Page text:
One of the neatest deductions itemizing homeowners can take advantage of is the mortgage interest deduction, which you claim on Schedule A. To get the mortgage interest deduction, your mortgage must be secured by your home — and your home can be a house, trailer, or boat, as long as you can sleep in it, cook in it, and it has a toilet.
Interest you pay on a mortgage of up to $1 million — or $500,000 if you’re married filing separately — is deductible when you use the loan to buy, build, or improve your home.
If you take on another mortgage (including a second mortgage, home equity loan, or home equity line of credit) to improve your home or to buy or build a second home, that counts towards the $1 million limit.
If you use loans secured by your home for other things — like sending your kid to college — you can still deduct the interest on loans up $100,000 ($50,000 for married filing separately) because your home secures the loan.
PMI and FHA Mortgage Insurance Premiums
You can deduct the cost of private mortgage insurance (PMI) as mortgage interest on Schedule A if you itemize your return. The change only applies to loans taken out in 2007 or later.
By the way, the 2014 tax season is the last for which you can claim this deduction unless Congress renews it for 2015, which may happen, but is uncertain.
What’s PMI? If you have a mortgage but didn’t put down a fairly good-sized downpayment (usually 20%), the lender requires the mortgage be insured. The premium on that insurance can be deducted, so long as your income is less than $100,000 (or $50,000 for married filing separately).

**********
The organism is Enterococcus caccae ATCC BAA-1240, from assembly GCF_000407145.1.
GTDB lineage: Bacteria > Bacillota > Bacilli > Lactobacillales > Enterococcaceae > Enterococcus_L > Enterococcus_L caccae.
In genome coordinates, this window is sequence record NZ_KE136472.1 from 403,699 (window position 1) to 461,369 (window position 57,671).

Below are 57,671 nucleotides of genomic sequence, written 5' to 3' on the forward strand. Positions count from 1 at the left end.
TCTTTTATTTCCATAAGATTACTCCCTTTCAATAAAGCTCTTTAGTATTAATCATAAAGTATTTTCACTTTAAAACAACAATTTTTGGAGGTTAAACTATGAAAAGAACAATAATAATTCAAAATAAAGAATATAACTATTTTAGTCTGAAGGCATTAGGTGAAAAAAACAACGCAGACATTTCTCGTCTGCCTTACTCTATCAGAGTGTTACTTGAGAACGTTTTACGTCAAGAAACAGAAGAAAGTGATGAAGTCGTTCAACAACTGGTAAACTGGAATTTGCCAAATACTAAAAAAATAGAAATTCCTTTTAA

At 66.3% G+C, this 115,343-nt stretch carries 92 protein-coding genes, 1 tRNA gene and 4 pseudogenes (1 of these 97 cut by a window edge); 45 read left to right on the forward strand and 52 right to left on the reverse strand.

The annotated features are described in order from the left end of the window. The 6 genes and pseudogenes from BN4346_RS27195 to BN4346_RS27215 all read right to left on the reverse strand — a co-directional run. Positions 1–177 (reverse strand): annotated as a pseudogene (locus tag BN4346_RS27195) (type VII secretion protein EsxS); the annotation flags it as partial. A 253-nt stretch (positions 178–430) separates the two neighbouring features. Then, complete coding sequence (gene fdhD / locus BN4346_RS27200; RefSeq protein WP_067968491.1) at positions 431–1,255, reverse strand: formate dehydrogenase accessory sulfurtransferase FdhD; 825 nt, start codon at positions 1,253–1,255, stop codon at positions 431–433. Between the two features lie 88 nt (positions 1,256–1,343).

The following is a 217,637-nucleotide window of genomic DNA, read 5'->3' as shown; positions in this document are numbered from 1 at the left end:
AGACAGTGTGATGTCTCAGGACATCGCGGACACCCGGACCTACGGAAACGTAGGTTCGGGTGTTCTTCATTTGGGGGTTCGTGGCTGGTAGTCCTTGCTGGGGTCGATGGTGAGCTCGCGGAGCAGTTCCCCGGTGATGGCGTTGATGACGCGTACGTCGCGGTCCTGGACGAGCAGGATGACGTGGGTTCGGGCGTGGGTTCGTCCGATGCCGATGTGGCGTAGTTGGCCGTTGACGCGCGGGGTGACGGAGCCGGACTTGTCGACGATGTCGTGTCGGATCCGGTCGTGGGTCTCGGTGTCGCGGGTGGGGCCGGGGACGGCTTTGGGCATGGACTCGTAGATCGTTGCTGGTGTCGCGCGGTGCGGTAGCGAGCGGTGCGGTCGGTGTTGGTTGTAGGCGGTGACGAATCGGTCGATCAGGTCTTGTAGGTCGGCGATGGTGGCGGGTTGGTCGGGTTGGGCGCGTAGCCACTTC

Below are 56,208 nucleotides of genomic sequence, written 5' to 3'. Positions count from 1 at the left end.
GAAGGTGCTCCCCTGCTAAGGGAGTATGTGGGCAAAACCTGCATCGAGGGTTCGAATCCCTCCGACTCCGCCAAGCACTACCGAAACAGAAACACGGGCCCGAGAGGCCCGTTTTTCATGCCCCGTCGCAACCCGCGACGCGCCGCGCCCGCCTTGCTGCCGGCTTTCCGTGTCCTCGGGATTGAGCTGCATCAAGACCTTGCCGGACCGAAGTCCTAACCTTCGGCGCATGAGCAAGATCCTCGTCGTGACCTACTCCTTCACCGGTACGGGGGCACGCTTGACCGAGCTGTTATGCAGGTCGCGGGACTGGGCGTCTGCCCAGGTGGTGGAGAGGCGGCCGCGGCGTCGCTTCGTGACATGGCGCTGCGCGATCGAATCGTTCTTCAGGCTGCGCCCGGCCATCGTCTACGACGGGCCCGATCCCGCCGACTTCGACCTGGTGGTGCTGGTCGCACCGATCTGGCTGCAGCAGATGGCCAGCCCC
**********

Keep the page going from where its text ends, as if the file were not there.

If your adjusted gross income is more than $100,000, your deduction is reduced by 10% for each $1,000 ($500 in the case of a married individual filing a separate return) that your adjusted gross income exceeds $100,000 ($50,000 in the case of a married individual filing a separate return). So, if you make $110,000 or more, you can’t claim the deduction (10% x 10 = 100%).
Besides private mortgage insurance, there’s government insurance from FHA, VA, and the Rural Housing Service. Some of those premiums are paid at closing, and deducting them is complicated. A tax adviser or tax software program can help you calculate this deduction. Also, the rules vary between the agencies.
Prepaid Interest Deduction
Prepaid interest (or points) you paid when you took out your mortgage is generally 100% deductible in the year you paid it along with other mortgage interest.
If you refinance your mortgage and use that money for home improvements, any points you pay are also deductible in the same year.
But if you refinance to get a better rate or shorten the length of your mortgage, or to use the money for something other than home improvements, such as college tuition, you’ll need to deduct the points over the life of your mortgage. Say you refi into a 10-year mortgage and pay $3,000 in points. You can deduct $300 per year for 10 years.
So what happens if you refi again down the road?
Example: Three years after your first refi, you refinance again. Using the $3,000 in points scenario above, you’ll have deducted $900 ($300 x 3 years) so far. That leaves $2,400, which you can deduct in full the year you complete your second refi. If you paid points for the new loan, the process starts again; you can deduct the points over the life of the loan.
Home mortgage interest and points are reported on Schedule A of IRS Form 1040.